When faced with the challenge of estimating survey incident rate (IR) inaccurately, there’s no need to panic. If the estimated IR falls below expectations, it’s advisable to adjust fielding expectations, and if possible, potentially revisit budget considerations. Cody Silver recommends incorporating “soft launches” as a tactical approach to gauge the actual IR allowing for a more accurate assessment before diving into a full launch. Building a “soft launch” into your current process ensures a more informed decision-making process and enhances the overall effectiveness of survey implementation.
Complex survey practices
“Be as consistent in the levers that you can pull so that when the data comes out, you can look at it without concerns of other variables.” - Cody Silver, Cint
Navigating the complexities of market research across multiple countries requires a nuanced approach. There are many different factors to consider when fielding a survey in a different country. Arguably the most important factor is language. It’s critical to field the survey in the native language of each country whenever possible. Other factors to consider include time zone variations, local holidays, cultural customs and sensitivity to certain demographic questions that may have cultural nuances such as relationship status questions.
For optimal results in fielding tracking studies, adhering to best practices is essential. Consistency is a fundamental principle, and conducting these studies at a similar time of the month or week ensures that any observed changes are reflective of actual trends rather than external variables.
Rossi Dobrikova of aytm stresses the importance of knowing from the very beginning what the duration of the tracking survey is so a corresponding sample blend can be maintained by the sample provider. Different panels have different recruiting methodologies, and changes in the sample blend may lead to data shifts. Rossi notes that it’s also important to assess metrics after the first wave. If IR is lower than anticipated, for example, feasibility may need to be re-assessed and sample blend may need to be re-done to account for the lower IR.
“First and foremost, you’ve got to set the expectation. You’ve got to tell the respondent as they enter the study what the goal and the purpose is and give them an opportunity to opt-out right then and there.” - Cody Silver, Cint
In the evolving landscape of survey design, the integration of diverse response options, such as photo or video, provides a new level of insights for researchers. However, for many respondents, this additional requirement may lead to an incomplete survey. Rossi and Cody suggest adding a disclaimer at the beginning of the survey to ensure that respondents are aware of the requirements necessary to receive compensation for their survey response.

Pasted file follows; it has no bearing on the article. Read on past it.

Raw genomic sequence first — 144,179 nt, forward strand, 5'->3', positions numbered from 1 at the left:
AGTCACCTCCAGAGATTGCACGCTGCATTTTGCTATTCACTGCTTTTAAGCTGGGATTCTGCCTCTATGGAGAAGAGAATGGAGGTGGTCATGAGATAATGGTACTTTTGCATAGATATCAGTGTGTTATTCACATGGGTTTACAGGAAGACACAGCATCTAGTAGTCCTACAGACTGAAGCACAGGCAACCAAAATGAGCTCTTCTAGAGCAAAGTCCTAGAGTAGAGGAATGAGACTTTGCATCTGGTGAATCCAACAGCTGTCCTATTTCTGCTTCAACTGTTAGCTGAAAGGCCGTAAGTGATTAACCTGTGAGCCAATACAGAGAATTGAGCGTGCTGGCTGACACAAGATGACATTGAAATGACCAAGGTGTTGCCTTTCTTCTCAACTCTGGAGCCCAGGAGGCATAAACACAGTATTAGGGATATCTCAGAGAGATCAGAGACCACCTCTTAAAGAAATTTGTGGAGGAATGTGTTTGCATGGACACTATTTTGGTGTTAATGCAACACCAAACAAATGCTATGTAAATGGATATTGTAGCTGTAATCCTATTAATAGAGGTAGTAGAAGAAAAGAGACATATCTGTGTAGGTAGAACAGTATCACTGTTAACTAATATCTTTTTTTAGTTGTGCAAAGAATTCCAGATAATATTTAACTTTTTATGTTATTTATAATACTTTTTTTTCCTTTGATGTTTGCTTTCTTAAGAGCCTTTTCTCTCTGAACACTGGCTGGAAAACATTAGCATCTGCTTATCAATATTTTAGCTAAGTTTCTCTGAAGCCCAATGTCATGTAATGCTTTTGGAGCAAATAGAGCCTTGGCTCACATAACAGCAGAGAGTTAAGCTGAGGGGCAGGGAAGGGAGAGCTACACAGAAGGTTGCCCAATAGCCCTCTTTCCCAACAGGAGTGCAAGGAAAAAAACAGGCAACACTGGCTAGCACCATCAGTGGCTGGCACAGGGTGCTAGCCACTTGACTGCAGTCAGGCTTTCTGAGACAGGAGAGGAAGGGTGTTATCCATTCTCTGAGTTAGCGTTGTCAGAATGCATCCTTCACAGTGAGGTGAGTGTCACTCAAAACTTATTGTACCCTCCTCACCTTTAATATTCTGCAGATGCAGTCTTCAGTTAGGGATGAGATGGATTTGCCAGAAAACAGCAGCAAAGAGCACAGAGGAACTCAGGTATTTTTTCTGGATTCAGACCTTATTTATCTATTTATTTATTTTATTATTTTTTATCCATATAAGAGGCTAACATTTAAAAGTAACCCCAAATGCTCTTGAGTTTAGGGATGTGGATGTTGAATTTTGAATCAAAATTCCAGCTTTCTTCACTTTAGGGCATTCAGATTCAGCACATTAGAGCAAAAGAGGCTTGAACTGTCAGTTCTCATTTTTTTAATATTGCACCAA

Clear communication from as early on as the survey invitation stage allows participants to make informed decisions about their involvement and understand what they are being asked for from the very beginning. For both photo and video responses, it’s important to provide clear instructions on aspects like lighting, external factors and even dress code. Specifically for video, it’s suggested to not make responses mandatory due to potential discomfort with being on camera. Incorporating these recommendations can ensure a smoother and more effective addition of photo and video responses into survey research.
“Let’s make sure our surveys are well-designed and thoughtful. We want it to be an enjoyable experience for them, not just a regurgitation of questions.” - Cody Silver, Cint
Crafting an exceptional respondent experience goes beyond simply having an interesting topic and offering appropriate compensation, although both elements are undeniably crucial. A positive survey-taking experience plays a pivotal role in ensuring respondents provide thoughtful, accurate answers and more importantly, actually complete the survey.
One factor to focus on is survey length. Lengthy surveys with a 20–30 minute LOI (length of interview) are becoming obsolete. It’s not just about the length of surveys though; the way people take surveys is evolving as well. Shifting towards mobile-friendly surveys is key. This aligns with the modern lifestyle and makes the survey-taking process more convenient and enjoyable, allowing respondents to take surveys anywhere and everywhere.
Thanks for joining us!
We just went through a quick recap of the best practices we covered in our most recent webinar on survey fielding. But if you’re looking for more in-depth details on these concepts, including more details from the experts, check out the full recording of the webinar.